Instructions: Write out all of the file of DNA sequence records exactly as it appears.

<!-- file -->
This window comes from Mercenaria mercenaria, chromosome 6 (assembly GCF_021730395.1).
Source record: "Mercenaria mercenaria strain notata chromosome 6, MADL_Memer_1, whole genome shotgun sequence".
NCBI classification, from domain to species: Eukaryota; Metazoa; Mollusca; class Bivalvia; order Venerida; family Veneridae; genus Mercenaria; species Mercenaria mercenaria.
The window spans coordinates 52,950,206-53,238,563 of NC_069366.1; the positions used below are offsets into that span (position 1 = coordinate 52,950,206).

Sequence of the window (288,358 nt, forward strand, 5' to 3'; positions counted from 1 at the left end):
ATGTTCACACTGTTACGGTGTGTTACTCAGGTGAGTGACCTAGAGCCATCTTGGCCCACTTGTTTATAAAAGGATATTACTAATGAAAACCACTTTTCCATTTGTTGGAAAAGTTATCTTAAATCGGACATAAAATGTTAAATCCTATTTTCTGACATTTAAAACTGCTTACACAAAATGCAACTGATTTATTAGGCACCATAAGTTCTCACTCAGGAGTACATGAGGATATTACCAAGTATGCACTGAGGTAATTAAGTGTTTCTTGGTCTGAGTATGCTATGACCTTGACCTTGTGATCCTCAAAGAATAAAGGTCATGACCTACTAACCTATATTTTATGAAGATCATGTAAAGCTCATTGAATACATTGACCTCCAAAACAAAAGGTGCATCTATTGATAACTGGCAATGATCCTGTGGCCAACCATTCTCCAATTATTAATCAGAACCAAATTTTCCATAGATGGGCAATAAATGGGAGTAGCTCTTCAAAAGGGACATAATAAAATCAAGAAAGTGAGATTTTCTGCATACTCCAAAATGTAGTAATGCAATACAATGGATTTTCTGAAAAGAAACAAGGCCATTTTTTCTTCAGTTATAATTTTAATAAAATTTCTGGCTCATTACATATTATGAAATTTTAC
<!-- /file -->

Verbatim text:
This window comes from Mercenaria mercenaria, chromosome 6 (assembly GCF_021730395.1).
Source record: "Mercenaria mercenaria strain notata chromosome 6, MADL_Memer_1, whole genome shotgun sequence".
NCBI classification, from domain to species: Eukaryota; Metazoa; Mollusca; class Bivalvia; order Venerida; family Veneridae; genus Mercenaria; species Mercenaria mercenaria.
The window spans coordinates 52,950,206-53,238,563 of NC_069366.1; the positions used below are offsets into that span (position 1 = coordinate 52,950,206).

Sequence of the window (288,358 nt, forward strand, 5' to 3'; positions counted from 1 at the left end):
ATGTTCACACTGTTACGGTGTGTTACTCAGGTGAGTGACCTAGAGCCATCTTGGCCCACTTGTTTATAAAAGGATATTACTAATGAAAACCACTTTTCCATTTGTTGGAAAAGTTATCTTAAATCGGACATAAAATGTTAAATCCTATTTTCTGACATTTAAAACTGCTTACACAAAATGCAACTGATTTATTAGGCACCATAAGTTCTCACTCAGGAGTACATGAGGATATTACCAAGTATGCACTGAGGTAATTAAGTGTTTCTTGGTCTGAGTATGCTATGACCTTGACCTTGTGATCCTCAAAGAATAAAGGTCATGACCTACTAACCTATATTTTATGAAGATCATGTAAAGCTCATTGAATACATTGACCTCCAAAACAAAAGGTGCATCTATTGATAACTGGCAATGATCCTGTGGCCAACCATTCTCCAATTATTAATCAGAACCAAATTTTCCATAGATGGGCAATAAATGGGAGTAGCTCTTCAAAAGGGACATAATAAAATCAAGAAAGTGAGATTTTCTGCATACTCCAAAATGTAGTAATGCAATACAATGGATTTTCTGAAAAGAAACAAGGCCATTTTTTCTTCAGTTATAATTTTAATAAAATTTCTGGCTCATTACATATTATGAAATTTTAC